Also known as: Vocal cord cancer, Throat cancer, Laryngeal cancer, Cancer of the glottis or Cancer of oropharynx or hypopharynx
- Abnormal (high-pitched) breathing sounds
- Coughing up blood
- Difficulty swallowing
- Hoarseness that does not get better in 1 to 2 weeks
- Neck or ear pain
- Sore throat that does not get better in 1 to 2 weeks, even with antibiotics
- Swelling or lumps in the neck
- Weight loss not due to dieting
- You have symptoms of throat cancer, especially hoarseness or a change in voice with no obvious cause that lasts longer than 3 weeks
- You find a lump in your neck that does not go away in 3 weeks
Throat cancer is cancer of the vocal cords, voice box (larynx), or other areas of the throat.
People who smoke or use tobacco are at risk of developing throat cancer. Drinking too much alcohol over a long time also increases risk. Smoking and drinking alcohol combined lead to an increased risk of throat cancer.
Most throat cancers develop in adults older than 50. Men are 10 times more likely than women to develop throat cancers.
Symptoms of throat cancer include any of the following:
Exams and Tests
The doctor will perform a physical exam. This may show a lump on the outside of the neck.
The doctor may look in your throat or nose using a flexible tube with a small camera at the end.
Other tests that may ordered include:
The goal of treatment is to completely remove the cancer and prevent it from spreading to other parts of the body.
When the tumor is small, either surgery or radiation therapy alone can be used to remove the tumor.
When the tumor is larger or has spread to lymph nodes in the neck, a combination of radiation and chemotherapy is often used to save the voice box (vocal cords). If this is not possible, the voice box is removed. This surgery is called laryngectomy.
You can ease the stress of illness by joining a cancer support group. Sharing with others who have common experiences and problems can help you not feel alone.
Throat cancers may be cured in when detected early. If the cancer has spread to surrounding tissues or lymph nodes in the neck, about half of patients can be cured. If the cancer has spread (metastasized) to parts of the body outside the head and neck, the cancer is not curable. Treatment is aimed at prolonging and improving quality of life.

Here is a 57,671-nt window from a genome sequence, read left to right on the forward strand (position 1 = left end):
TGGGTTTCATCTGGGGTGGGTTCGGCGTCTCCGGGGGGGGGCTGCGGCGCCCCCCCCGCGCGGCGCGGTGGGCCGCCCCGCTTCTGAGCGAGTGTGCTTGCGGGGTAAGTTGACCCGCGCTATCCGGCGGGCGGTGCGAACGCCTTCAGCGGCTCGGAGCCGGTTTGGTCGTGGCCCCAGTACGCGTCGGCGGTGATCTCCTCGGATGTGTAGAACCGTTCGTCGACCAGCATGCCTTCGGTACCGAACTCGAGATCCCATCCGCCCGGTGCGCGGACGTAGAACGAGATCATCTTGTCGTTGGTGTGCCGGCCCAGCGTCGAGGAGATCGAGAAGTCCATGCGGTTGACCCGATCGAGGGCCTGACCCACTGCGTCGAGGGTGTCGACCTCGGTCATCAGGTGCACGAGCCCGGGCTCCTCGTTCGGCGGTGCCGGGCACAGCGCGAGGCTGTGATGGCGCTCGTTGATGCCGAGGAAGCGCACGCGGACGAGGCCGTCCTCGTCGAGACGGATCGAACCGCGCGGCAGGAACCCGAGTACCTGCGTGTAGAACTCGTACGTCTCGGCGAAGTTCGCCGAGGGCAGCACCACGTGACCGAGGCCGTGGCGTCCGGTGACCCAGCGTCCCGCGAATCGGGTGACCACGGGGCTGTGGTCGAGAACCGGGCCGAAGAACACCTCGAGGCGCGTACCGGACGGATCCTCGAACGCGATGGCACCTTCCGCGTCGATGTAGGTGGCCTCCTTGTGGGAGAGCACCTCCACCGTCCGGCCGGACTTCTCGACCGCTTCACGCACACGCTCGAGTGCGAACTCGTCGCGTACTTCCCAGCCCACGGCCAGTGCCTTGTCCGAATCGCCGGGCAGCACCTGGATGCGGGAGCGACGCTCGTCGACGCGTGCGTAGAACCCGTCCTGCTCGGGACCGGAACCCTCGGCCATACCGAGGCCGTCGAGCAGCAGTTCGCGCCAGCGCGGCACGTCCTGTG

After treatment, therapy is needed to help with speech and swallowing. If the person is not able to swallow, a feeding tube will be needed.
When to Contact a Medical Professional
Call your health care provider if:
Do not smoke or use other tobacco. Limit or avoid alcohol use.
Armstrong WB, Vokes DE, Maisel RH. Malignant tumors of thelarynx. In: Flint PW, Haughey BH, Lund VJ, et al., eds. Cummings Otolaryngology Head and Neck Surgery. 5th ed. Philadelphia, Pa: Elsevier Mosby; 2010:chap 107.
National Cancer Institute: PDQ Laryngeal Cancer Treatment. Bethesda, Md: National Cancer Institute. Date last modified: February 15, 2013. Available at: http://cancer.gov/cancertopics/pdq/treatment/laryngeal/HealthProfessional. Accessed: February 3, 2014.
National Comprehensive Cancer Network. NCCN Clinical Practice Guidelines in Oncology (NCCN Guidelines): Head and neck cancers. Version 2.2013. Available at: http://www.nccn.org/professionals/physician_gls/pdf/head-and-neck.pdf. Accessed: February 3, 2014.
- Review date:
- March 2, 2014
- Reviewed by:
- Ashutosh Kacker, MD, FACS, Professor of Clinical Otolaryngology, Weill Cornell Medical College, and Attending Otolaryngologist, New York-Presbyterian Hospital, New York, NY. Review provided by VeriMed Healthcare Network. Also reviewed by David Zieve, MD, MHA, Isla Ogilvie, PhD, and the A.D.A.M. Editorial team.
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